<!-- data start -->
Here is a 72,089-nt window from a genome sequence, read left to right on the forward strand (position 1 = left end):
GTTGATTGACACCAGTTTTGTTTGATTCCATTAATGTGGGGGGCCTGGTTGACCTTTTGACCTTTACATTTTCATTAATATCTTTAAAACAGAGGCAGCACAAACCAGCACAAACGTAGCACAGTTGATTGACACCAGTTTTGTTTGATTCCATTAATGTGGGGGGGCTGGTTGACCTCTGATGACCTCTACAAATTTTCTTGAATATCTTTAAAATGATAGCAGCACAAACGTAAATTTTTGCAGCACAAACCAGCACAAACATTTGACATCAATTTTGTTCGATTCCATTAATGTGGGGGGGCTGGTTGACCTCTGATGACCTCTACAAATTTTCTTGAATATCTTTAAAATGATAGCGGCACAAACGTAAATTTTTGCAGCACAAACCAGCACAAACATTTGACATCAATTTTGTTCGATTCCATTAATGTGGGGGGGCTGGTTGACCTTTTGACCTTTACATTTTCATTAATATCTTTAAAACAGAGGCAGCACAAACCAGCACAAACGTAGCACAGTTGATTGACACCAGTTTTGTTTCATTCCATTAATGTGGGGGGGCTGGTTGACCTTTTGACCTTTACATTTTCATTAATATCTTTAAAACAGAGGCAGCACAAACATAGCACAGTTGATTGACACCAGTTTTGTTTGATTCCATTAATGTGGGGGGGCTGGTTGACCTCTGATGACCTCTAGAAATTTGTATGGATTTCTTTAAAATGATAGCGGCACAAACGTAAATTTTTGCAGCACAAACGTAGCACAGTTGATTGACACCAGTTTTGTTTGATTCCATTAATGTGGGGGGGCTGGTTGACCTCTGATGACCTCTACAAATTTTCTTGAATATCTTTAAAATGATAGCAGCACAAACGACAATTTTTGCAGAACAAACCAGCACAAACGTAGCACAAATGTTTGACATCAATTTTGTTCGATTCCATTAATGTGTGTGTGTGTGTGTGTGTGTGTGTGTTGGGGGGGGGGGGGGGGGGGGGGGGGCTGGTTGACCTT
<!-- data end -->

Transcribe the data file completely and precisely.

Here is a 72,089-nt window from a genome sequence, read left to right on the forward strand (position 1 = left end):
GTTGATTGACACCAGTTTTGTTTGATTCCATTAATGTGGGGGGCCTGGTTGACCTTTTGACCTTTACATTTTCATTAATATCTTTAAAACAGAGGCAGCACAAACCAGCACAAACGTAGCACAGTTGATTGACACCAGTTTTGTTTGATTCCATTAATGTGGGGGGGCTGGTTGACCTCTGATGACCTCTACAAATTTTCTTGAATATCTTTAAAATGATAGCAGCACAAACGTAAATTTTTGCAGCACAAACCAGCACAAACATTTGACATCAATTTTGTTCGATTCCATTAATGTGGGGGGGCTGGTTGACCTCTGATGACCTCTACAAATTTTCTTGAATATCTTTAAAATGATAGCGGCACAAACGTAAATTTTTGCAGCACAAACCAGCACAAACATTTGACATCAATTTTGTTCGATTCCATTAATGTGGGGGGGCTGGTTGACCTTTTGACCTTTACATTTTCATTAATATCTTTAAAACAGAGGCAGCACAAACCAGCACAAACGTAGCACAGTTGATTGACACCAGTTTTGTTTCATTCCATTAATGTGGGGGGGCTGGTTGACCTTTTGACCTTTACATTTTCATTAATATCTTTAAAACAGAGGCAGCACAAACATAGCACAGTTGATTGACACCAGTTTTGTTTGATTCCATTAATGTGGGGGGGCTGGTTGACCTCTGATGACCTCTAGAAATTTGTATGGATTTCTTTAAAATGATAGCGGCACAAACGTAAATTTTTGCAGCACAAACGTAGCACAGTTGATTGACACCAGTTTTGTTTGATTCCATTAATGTGGGGGGGCTGGTTGACCTCTGATGACCTCTACAAATTTTCTTGAATATCTTTAAAATGATAGCAGCACAAACGACAATTTTTGCAGAACAAACCAGCACAAACGTAGCACAAATGTTTGACATCAATTTTGTTCGATTCCATTAATGTGTGTGTGTGTGTGTGTGTGTGTGTGTTGGGGGGGGGGGGGGGGGGGGGGGGGCTGGTTGACCTT